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A promising decline in early elective deliveries

AJN The American Journal of Nursing: June 2014 - Volume 114 - Issue 6 - p 16
doi: 10.1097/01.NAJ.0000450418.15310.61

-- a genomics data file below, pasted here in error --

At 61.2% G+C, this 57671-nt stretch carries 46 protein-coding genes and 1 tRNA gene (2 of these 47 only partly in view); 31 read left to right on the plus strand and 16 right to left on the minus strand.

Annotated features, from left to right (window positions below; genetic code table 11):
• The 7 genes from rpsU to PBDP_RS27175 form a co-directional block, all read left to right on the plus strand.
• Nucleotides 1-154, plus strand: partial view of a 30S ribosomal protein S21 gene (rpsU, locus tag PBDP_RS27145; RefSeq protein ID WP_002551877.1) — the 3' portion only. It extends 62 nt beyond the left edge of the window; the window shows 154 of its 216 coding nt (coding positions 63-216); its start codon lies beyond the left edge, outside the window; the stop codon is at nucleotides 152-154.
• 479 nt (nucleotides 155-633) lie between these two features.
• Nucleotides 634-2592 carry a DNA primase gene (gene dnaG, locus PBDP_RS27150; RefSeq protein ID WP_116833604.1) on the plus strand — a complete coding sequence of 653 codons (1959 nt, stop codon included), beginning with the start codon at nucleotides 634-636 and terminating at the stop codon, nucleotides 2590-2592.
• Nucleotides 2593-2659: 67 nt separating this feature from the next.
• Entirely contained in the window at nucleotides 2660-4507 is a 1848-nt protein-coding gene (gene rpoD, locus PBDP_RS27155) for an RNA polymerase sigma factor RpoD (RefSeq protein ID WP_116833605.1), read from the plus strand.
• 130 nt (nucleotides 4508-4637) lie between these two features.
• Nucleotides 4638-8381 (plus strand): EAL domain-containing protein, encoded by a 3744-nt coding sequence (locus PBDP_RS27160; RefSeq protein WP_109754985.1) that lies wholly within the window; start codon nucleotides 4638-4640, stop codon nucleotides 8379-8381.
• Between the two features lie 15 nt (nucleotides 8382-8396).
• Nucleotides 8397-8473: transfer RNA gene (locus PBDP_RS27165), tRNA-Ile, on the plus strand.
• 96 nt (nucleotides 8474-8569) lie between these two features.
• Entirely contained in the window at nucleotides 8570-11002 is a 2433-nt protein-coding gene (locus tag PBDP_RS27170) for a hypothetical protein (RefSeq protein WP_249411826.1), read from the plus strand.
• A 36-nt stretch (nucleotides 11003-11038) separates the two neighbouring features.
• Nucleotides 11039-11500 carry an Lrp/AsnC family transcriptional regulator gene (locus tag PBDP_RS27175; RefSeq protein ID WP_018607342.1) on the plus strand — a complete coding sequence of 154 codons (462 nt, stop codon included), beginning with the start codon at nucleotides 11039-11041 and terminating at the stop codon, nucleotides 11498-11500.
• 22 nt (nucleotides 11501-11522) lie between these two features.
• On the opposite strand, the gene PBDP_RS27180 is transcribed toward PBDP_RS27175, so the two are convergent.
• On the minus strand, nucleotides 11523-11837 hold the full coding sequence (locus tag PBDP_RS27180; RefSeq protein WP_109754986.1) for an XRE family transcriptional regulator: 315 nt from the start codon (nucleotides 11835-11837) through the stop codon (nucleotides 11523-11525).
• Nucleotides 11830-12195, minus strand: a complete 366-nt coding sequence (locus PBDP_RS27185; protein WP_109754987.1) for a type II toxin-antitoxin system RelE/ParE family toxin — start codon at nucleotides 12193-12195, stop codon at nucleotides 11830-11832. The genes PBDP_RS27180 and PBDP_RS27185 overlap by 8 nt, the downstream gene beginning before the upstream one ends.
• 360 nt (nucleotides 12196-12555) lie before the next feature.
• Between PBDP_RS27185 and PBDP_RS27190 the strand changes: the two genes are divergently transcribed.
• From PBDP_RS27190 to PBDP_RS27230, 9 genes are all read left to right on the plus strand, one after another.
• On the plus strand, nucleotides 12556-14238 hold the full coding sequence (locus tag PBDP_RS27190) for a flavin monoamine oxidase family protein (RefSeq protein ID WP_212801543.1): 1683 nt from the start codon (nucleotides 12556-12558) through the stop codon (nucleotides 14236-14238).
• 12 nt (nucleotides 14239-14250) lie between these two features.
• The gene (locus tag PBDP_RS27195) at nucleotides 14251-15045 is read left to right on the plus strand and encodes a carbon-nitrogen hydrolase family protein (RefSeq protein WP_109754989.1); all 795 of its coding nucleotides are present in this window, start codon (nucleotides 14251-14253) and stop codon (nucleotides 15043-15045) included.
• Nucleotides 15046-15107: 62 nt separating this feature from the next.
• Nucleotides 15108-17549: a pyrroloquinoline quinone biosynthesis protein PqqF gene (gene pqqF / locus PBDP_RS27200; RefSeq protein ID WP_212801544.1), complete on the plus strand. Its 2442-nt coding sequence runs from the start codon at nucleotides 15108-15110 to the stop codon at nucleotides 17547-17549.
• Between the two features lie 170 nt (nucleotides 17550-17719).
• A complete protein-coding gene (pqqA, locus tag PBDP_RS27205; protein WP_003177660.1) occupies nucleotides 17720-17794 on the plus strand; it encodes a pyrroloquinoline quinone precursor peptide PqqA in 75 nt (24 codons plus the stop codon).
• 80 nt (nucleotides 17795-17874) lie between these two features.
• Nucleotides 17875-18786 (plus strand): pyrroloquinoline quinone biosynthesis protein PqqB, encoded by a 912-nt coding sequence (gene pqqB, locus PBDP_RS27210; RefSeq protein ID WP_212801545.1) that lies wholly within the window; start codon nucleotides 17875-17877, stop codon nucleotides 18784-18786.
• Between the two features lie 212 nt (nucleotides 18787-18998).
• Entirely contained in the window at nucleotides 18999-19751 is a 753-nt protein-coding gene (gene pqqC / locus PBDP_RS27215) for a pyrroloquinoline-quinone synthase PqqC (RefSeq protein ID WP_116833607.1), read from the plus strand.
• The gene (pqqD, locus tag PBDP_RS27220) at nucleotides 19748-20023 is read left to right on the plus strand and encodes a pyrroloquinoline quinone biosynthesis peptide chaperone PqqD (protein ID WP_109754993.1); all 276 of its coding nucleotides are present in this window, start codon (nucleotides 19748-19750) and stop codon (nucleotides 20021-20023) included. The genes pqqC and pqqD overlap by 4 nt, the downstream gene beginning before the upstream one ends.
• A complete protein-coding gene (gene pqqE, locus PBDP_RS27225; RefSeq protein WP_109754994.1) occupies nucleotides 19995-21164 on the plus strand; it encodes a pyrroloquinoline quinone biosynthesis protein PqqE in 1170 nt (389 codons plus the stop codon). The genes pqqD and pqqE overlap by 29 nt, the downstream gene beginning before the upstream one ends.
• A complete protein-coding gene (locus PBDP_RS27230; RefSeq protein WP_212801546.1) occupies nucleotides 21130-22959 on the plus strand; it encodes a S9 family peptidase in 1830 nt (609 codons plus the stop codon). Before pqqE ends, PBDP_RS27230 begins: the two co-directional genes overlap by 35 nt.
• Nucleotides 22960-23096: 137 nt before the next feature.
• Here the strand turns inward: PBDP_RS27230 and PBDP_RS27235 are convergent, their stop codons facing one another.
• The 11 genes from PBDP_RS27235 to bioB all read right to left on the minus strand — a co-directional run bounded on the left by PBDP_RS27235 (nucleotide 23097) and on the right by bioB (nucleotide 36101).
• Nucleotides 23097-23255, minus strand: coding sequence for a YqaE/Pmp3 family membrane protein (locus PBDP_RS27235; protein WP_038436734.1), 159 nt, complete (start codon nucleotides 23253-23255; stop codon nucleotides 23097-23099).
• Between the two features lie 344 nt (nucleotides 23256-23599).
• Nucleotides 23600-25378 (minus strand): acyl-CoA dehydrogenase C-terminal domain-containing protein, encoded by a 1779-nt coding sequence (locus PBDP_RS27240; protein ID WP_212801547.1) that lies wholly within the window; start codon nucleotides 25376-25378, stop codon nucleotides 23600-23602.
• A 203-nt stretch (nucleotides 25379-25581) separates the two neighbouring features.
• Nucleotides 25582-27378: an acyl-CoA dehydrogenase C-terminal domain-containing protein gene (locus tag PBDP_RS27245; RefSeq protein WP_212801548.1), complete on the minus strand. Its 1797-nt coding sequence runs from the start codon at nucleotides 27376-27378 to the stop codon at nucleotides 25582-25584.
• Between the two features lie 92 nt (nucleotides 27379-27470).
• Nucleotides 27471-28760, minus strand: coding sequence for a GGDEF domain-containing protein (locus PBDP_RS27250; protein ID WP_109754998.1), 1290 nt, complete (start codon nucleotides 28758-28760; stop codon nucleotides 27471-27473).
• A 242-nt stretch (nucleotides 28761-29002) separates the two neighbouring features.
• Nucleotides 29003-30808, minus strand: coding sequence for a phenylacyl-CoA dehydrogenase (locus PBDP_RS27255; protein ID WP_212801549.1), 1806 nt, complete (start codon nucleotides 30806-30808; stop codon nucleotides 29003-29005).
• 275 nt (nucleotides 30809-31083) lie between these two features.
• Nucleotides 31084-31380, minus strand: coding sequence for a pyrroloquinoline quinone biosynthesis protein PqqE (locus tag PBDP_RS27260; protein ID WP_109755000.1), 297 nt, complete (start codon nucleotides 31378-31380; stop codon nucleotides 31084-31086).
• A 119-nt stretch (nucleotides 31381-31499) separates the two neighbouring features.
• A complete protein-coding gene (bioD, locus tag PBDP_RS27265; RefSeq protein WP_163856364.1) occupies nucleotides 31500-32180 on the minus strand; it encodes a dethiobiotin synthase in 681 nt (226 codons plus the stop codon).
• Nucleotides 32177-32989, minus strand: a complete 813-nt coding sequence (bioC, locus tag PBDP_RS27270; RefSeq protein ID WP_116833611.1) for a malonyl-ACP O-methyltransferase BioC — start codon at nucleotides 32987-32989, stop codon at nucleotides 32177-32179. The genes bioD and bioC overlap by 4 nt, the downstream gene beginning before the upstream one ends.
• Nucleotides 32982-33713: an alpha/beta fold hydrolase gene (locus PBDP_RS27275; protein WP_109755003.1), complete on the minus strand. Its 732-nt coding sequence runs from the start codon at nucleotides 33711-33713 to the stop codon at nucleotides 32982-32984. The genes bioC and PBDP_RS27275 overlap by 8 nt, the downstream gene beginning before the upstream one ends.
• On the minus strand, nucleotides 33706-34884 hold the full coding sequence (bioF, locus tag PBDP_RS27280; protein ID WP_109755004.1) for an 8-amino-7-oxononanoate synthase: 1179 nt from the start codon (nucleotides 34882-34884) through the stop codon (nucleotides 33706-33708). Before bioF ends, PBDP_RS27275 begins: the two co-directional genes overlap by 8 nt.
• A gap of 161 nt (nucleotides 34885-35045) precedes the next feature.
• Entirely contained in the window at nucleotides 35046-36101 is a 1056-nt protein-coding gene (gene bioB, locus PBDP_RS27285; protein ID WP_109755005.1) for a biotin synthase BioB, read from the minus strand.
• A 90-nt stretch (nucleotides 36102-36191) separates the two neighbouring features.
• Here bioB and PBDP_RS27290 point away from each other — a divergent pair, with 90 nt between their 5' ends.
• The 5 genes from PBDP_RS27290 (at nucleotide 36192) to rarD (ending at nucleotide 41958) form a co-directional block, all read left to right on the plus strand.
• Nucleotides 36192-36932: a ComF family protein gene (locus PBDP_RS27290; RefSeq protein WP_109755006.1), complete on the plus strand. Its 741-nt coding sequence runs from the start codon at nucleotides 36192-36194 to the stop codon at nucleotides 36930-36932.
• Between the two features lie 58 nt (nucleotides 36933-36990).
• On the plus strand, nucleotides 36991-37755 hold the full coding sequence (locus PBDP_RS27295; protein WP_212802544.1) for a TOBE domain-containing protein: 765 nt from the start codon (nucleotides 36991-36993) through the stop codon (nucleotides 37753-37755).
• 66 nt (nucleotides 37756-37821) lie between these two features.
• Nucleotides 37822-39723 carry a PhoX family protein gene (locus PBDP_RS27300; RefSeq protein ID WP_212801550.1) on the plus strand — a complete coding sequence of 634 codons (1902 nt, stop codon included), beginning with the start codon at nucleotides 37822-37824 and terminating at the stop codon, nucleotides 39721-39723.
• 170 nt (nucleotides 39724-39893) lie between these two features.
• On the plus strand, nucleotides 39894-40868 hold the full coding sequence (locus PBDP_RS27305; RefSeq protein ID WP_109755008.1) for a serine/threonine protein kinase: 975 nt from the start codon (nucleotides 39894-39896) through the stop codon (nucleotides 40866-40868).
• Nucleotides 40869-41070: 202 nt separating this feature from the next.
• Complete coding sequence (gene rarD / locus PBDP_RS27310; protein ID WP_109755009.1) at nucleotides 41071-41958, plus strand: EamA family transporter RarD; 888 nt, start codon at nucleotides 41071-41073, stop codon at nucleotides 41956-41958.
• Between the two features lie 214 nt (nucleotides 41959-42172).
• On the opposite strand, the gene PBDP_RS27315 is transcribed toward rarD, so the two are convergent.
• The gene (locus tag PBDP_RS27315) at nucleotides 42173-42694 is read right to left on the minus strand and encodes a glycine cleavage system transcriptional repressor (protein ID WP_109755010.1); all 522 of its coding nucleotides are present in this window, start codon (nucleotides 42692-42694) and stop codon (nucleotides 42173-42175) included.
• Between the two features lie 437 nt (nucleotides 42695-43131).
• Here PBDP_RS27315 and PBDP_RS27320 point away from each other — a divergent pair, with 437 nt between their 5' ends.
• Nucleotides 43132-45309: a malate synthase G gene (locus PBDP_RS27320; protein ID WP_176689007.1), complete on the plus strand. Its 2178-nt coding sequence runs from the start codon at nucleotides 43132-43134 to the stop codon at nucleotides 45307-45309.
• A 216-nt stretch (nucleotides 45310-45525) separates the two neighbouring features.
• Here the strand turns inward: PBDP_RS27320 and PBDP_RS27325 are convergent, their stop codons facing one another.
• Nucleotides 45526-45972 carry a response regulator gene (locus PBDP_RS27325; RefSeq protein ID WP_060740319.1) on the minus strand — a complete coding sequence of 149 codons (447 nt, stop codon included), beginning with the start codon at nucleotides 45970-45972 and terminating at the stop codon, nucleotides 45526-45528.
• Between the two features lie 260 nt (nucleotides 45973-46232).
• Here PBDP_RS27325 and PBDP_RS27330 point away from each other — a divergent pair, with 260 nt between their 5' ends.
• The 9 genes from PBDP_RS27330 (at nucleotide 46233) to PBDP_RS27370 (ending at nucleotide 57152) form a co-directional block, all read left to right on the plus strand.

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A promising decline in early elective deliveries. Early elective deliveries, such as cesarean sections performed for the sake of convenience before 39 weeks of pregnancy, lead to longer hospital stays—including stays in neonatal ICUs—and higher costs to patients and payers. But the number of such deliveries has declined sharply, from 17% in 2010 to 4.6% in 2013, reports the Leapfrog Group. Elective deliveries dropped for the third consecutive year and for the first time hit the target rate of less than 5%. Of the 969 hospitals that participated in the group's 2013 survey, 71% met that target, compared with 46% of those surveyed in 2012. See the Hospital Safety Scores at www.leapfroggroup.org/cp.

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